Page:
Asia School of Business

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Aiming to innovate

A TECH solution to enhance transparency and traceability within the upstream palm oil supply chain is in the pipeline.

The Social Innovation Challenge (SIC) winning team comprising Wei Jie See, Kaywen Zhen and Arinn Danish will be developing their innovation with a seed capital of RM20,000, courtesy of the Innovation & Entrepreneurship Center (IEC) and the Center of Sustainable Small-owners (CSS) at the Asia School of Business (ASB).

The SIC, a dynamic competition designed for students, alumni and invited participants, was focused on action-based challenges to tackle pressing global issues.

Aimed at addressing critical issues within the palm oil industry, particularly in Malaysia, the inaugural challenge centred around the Collection Center First Mile Traceability Challenge.

The palm oil industry plays a pivotal role in global food and industrial markets but faces challenges such as incomplete traceability to plantations and inefficient data management practices.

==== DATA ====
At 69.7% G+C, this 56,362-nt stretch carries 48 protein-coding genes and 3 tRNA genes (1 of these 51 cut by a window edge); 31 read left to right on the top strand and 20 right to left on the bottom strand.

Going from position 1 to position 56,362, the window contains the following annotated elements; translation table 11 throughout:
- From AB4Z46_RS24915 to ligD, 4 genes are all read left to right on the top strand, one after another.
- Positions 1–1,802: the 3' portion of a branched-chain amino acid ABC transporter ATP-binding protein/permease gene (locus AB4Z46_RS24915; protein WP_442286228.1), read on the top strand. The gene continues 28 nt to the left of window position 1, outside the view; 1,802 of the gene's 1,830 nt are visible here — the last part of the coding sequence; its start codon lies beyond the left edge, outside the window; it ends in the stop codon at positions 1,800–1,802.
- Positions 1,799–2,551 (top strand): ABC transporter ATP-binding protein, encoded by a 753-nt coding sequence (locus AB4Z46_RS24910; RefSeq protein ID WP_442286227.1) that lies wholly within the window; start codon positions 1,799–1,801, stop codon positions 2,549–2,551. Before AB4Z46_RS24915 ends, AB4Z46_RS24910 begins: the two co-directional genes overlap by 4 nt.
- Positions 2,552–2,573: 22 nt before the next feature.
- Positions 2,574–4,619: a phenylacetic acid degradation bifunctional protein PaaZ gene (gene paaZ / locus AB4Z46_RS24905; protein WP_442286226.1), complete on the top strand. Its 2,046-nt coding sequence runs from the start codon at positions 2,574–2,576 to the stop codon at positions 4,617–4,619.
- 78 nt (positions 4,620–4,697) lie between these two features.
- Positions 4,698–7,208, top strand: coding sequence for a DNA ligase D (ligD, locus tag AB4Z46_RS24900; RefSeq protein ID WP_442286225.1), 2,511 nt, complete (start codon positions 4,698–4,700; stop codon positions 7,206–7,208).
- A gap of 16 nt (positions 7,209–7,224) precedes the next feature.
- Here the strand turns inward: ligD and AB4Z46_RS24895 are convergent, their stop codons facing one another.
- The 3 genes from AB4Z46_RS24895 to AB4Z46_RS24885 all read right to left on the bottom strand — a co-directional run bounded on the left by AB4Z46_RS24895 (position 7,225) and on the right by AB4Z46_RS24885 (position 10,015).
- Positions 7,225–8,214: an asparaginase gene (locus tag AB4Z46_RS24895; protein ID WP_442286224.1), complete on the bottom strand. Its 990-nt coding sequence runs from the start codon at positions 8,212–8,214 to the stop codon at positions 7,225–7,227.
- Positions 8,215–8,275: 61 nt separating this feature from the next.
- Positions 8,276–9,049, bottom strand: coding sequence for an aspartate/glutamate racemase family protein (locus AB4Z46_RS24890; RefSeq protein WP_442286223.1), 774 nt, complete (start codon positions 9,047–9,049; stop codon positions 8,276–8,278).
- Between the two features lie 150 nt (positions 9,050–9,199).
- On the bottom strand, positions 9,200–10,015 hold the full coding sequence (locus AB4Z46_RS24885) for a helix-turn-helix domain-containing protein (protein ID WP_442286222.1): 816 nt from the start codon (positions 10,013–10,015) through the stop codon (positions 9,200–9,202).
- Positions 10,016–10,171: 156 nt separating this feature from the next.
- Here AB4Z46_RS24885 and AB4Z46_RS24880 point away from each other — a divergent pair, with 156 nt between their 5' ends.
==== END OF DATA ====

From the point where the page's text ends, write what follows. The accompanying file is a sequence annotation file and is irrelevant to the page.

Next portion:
These issues pose significant threats, including reputational risks and regulatory non-compliance, necessitating urgent solutions.

“We are excited to embark on this journey towards creating a more sustainable and transparent palm oil industry.

“By leveraging technology and working closely with small-holder farmers and the collection centres, we aim to increase yield and promote responsible production practices,” said Wei Jie, spokesperson for the winning team which comprised students from ASB, Universiti Tenaga Nasional and IMU University.

The team will be collaborating with small-holder farmers in Batu Pahat, Johor, on the project, a press release from ASB dated May 6 read.

IEC assistant director Dr Siti Najaa Zulkifli said the SIC embodied ASB’s mission to empower students to make a real impact in their communities and beyond.

“It’s all about inspiring positive change.

“The SIC champions innovation, collaboration and practical application, aligning seamlessly with ASB’s commitment to experiential learning for a comprehensive educational experience.

“We are incredibly proud of the creativity and dedication demonstrated by everyone,” she said.

For the palm oil industry, said CSS director Prof Dr Asad Ata, addressing challenges related to traceability and data management is crucial.

“By doing so, we can enhance transparency, strengthen accountability and reaffirm our commitment to sustainable practices. Together, we can build a more resilient and ethical supply chain,” he said.

Originally published by The Star

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